Displaying Text on I2C LCD

In this section, we will display a static message on the screen.

#include <LiquidCrystal_I2C.h>

int totalColumns = 16;
int totalRows = 2;

LiquidCrystal_I2C lcd(0x27, totalColumns, totalRows);

void setup(){
lcd.init(); 
lcd.backlight(); // use to turn on and turn off LCD back light
}

void loop()
{
lcd.setCursor(0, 0);
lcd.print("Microcontrollers");
lcd.setCursor(0,1);
lcd.print("I2C LCD tutorial");
delay(1000);
lcd.clear(); 
lcd.setCursor(0, 0);
lcd.print("Static text");
delay(1000);
lcd.setCursor(0,1);
lcd.print("I2C LCD tutorial");
delay(1000);
lcd.clear(); 
}

This code will display the message “Microcontrollers” in the first row and “I2C LCD tutorial” in the second row for one second. After that, it will clear the LCD and displays “Static text” in the first row and “I2C LCD tutorial” in the second row as shown below.

How the Code Works?

Now we will see the working of code.  This line will add the library in the code.

#include <LiquidCrystal_I2C.h>

These two variables define the name of the total number of rows and columns of the display which in our case is 16×2. If you want to use a screen of any other size, you need to need to change the number here accordingly, for example, the 20×4 display.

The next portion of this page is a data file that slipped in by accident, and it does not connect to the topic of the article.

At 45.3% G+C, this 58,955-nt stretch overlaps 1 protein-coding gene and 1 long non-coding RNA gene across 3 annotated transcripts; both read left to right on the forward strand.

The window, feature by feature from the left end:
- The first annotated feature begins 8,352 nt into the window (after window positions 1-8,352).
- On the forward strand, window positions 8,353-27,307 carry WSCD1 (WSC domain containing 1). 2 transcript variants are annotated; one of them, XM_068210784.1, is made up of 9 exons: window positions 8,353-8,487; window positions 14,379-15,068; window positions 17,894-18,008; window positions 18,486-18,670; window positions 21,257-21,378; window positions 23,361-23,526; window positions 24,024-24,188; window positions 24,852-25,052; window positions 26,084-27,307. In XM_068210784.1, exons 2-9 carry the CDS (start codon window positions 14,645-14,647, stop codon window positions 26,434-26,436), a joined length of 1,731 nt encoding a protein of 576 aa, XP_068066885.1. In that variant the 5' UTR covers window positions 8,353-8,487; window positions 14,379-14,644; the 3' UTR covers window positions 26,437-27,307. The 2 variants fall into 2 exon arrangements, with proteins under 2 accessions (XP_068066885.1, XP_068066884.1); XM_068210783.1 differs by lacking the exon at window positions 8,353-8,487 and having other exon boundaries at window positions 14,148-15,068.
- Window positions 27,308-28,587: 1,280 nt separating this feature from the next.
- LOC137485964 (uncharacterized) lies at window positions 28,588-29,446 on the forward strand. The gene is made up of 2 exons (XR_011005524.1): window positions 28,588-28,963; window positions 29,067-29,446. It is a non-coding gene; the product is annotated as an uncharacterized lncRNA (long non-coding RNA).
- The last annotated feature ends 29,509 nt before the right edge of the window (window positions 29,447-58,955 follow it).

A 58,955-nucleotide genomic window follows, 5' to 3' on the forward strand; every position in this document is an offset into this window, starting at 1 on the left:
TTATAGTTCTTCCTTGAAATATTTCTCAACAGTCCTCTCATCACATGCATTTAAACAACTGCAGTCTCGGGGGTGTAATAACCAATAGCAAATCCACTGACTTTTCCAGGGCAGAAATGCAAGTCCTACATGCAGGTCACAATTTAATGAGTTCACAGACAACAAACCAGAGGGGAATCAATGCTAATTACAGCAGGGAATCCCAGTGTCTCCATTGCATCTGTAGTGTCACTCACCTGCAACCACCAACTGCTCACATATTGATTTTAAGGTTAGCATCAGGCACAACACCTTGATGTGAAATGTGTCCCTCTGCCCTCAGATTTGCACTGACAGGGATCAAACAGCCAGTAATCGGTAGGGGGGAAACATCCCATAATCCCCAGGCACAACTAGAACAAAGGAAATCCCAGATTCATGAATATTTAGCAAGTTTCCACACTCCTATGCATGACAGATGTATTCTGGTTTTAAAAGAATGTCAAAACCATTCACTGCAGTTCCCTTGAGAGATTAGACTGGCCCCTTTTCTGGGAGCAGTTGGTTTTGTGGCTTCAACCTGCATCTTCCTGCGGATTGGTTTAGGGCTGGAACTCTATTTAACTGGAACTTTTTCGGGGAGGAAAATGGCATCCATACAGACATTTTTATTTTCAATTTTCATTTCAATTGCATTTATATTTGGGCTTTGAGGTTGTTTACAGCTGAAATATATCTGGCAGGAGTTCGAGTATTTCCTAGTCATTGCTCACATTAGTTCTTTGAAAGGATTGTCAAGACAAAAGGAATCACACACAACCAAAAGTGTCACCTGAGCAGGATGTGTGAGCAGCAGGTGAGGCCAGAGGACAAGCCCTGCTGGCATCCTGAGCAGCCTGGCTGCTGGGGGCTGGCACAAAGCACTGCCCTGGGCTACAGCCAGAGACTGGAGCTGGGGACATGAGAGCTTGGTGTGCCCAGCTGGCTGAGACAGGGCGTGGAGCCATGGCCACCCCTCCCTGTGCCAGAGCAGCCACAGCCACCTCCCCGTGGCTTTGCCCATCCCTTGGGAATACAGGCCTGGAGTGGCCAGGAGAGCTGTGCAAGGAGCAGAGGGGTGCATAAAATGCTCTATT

int totalColumns = 16;
int totalRows = 2;

This line is used to initialize the library with the address of LCD, the total number of columns and rows. The first argument to this function is an address which we have found in the last example. Second and thirds arguments are the size in terms of the number of columns and number of rows.

LiquidCrystal_I2C lcd(0x27, totalColumns, totalRows);

Inside the setup(), we first initialized the LCD with above-mentioned parameters.

lcd.init();

This backlight() function is used to turn on or turn off the backlight. Every LCD has a backlight built-in inside it, so you can control it through this function.

lcd.backlight();

In loop() part, code is used to display messages and also to clear the message for LCD. To display anything text on LCD, first, you need to set the cursor position. Cursor position defines where you want to display the text. The setCursor() function is used to set the position. For example, if you want to set the cursor to the first row and first column, you will use this function like this:

lcd.setCursor(0,0);

If you want to set the cursor to the first column and second row, you will use this function like this:

lcd.setCursor(0,1);

First values inside this function define column number and second value defines row number. So inside the loop(), first we set the cursor to the first row and second column. After that lcd.print() will display the message “Microcontrollers” in the first row.